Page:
At a much earlier period the French government departments had exercised the right of imposing conditions for the protection of labor in public contracts which they controlled. Thus in 1866 the minister of public works promulgated certain regulations to be observed by all such contractors, including biweekly payment of wages, a weekly day of rest, and preference of wages earned. Other departments adopted the same policy. Finally in 1899, while the Chamber of Deputies was debating the report of a commission on the entire subject, the Ministry promulgated three decrees covering the regulation of labor conditions on contract work for the state, the municipalities and the public institutions. In no case is the sub-letting of contracts to be permitted. State officials are required and municipal officials are permitted to insist upon these conditions in letting contracts: A weekly day of rest, restriction of alien labor to a certain proportion, and the prevailing rate of wages and hours of labor. When the contractor fails to pay the current rate of wages, the administrative official in charge may pay the difference to the workmen and deduct same from the amount due on the contract. In establishing these rules the state abandoned the position of non-interference which it had once taken in opposition to the municipal government of Paris.

Still more advanced ground was taken in the act of 1898 authorizing the construction by a private corporation of the Metropolitan Railway in Paris. Under this act the employees of the company are guaranteed not only a weekly day of rest, but also an annual vacation of ten days with pay and full wages while incapacitated by illness (of less than one year duration) or accident (until complete recovery). The company is also required to insure the employees against death by accident and to contribute to the old-age pension fund.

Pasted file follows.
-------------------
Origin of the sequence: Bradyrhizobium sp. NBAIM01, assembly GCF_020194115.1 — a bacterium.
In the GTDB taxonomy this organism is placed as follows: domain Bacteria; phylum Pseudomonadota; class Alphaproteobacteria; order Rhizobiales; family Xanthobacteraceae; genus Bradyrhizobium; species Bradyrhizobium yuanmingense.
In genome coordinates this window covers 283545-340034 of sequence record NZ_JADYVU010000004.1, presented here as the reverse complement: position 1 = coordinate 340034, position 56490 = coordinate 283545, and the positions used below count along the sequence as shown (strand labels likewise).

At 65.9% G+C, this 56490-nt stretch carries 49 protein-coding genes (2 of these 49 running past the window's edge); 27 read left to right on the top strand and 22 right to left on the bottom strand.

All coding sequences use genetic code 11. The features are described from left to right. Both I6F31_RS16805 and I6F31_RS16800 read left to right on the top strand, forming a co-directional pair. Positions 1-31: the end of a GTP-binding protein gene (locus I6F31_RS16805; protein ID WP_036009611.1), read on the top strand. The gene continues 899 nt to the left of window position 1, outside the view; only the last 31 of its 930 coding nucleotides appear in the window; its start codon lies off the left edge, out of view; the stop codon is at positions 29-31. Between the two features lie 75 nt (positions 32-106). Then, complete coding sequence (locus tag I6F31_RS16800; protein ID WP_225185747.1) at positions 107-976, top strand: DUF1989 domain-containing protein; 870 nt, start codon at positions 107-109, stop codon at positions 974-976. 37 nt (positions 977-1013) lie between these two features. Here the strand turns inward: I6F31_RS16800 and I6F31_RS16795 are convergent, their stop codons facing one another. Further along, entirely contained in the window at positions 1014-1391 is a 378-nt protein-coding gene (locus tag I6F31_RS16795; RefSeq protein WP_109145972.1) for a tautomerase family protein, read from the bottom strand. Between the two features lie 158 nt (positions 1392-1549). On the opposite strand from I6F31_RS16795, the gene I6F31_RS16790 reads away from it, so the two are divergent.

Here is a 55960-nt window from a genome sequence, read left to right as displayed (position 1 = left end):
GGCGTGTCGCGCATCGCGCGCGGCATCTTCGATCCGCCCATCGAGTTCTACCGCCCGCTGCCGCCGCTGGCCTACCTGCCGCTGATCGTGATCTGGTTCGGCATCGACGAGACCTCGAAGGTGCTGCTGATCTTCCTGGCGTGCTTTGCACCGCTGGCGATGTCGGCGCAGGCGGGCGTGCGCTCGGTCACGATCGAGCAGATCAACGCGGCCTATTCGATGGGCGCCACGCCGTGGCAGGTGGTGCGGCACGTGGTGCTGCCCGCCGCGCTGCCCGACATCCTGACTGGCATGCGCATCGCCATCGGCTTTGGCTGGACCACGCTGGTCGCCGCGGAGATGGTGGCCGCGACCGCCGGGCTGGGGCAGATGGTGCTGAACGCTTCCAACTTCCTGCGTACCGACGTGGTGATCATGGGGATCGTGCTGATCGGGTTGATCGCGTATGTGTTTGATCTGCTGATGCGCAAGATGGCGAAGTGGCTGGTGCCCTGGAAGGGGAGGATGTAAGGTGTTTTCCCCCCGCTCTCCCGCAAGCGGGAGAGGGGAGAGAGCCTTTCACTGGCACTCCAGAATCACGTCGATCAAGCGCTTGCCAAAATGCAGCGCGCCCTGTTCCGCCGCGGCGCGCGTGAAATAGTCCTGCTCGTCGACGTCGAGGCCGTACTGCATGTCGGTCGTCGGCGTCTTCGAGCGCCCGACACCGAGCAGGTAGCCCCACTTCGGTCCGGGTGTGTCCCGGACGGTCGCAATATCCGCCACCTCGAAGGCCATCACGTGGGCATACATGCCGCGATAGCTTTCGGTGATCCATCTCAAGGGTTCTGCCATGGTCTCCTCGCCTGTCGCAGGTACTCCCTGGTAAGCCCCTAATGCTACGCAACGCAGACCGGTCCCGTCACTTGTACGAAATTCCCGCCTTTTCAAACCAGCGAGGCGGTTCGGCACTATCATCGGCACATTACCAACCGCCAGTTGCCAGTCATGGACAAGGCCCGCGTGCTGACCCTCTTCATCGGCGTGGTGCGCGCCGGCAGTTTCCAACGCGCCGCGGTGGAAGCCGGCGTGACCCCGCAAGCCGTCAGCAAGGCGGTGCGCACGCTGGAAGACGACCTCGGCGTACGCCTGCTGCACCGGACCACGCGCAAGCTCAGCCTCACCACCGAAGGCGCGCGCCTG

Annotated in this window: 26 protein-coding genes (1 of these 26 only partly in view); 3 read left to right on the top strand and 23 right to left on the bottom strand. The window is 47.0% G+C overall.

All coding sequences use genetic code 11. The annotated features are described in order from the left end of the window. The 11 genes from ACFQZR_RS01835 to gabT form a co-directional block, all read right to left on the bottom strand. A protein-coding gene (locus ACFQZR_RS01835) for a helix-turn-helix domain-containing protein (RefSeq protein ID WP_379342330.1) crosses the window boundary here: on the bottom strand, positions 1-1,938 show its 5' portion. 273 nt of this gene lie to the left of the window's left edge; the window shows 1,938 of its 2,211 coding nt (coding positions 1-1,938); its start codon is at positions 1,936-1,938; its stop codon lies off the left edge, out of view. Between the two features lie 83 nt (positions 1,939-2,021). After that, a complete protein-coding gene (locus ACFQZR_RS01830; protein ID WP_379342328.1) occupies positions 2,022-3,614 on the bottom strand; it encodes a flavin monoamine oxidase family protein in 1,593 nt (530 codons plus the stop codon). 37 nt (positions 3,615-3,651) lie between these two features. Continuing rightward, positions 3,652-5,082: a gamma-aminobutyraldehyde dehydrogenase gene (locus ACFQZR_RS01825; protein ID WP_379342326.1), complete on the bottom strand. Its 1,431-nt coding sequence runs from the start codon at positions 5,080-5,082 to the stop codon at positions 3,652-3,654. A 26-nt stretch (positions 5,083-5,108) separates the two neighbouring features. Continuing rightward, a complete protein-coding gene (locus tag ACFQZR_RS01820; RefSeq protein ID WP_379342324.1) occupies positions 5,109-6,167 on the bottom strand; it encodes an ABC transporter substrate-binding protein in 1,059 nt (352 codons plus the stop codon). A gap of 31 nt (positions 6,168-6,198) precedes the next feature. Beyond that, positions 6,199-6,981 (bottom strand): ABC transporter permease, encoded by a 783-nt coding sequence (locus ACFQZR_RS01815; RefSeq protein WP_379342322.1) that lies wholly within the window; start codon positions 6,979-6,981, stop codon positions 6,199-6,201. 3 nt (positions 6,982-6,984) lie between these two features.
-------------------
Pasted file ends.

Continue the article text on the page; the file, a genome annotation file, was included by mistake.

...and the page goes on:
In Belgium, a small country almost wholly devoted to industry and commerce, the idea of "fair" wages for workmen employed on public work won its way almost without discussion. The provincial governments one after another insisted that their contractors pay the normal or current wage; and when in 1896 the prevailing-rate-of-wages requirement was adopted by the Brussels city council, the subject was taken up in parliament. The government proposed and carried through a law requiring the prevailing rate of wages to be paid on the public work of the kingdom. That policy almost universally prevails among the cities of Belgium. The only serious difficulty that appeared in the enforcement of the law was with the older and poorer workmen, who were unable to earn the wage fixed by authority.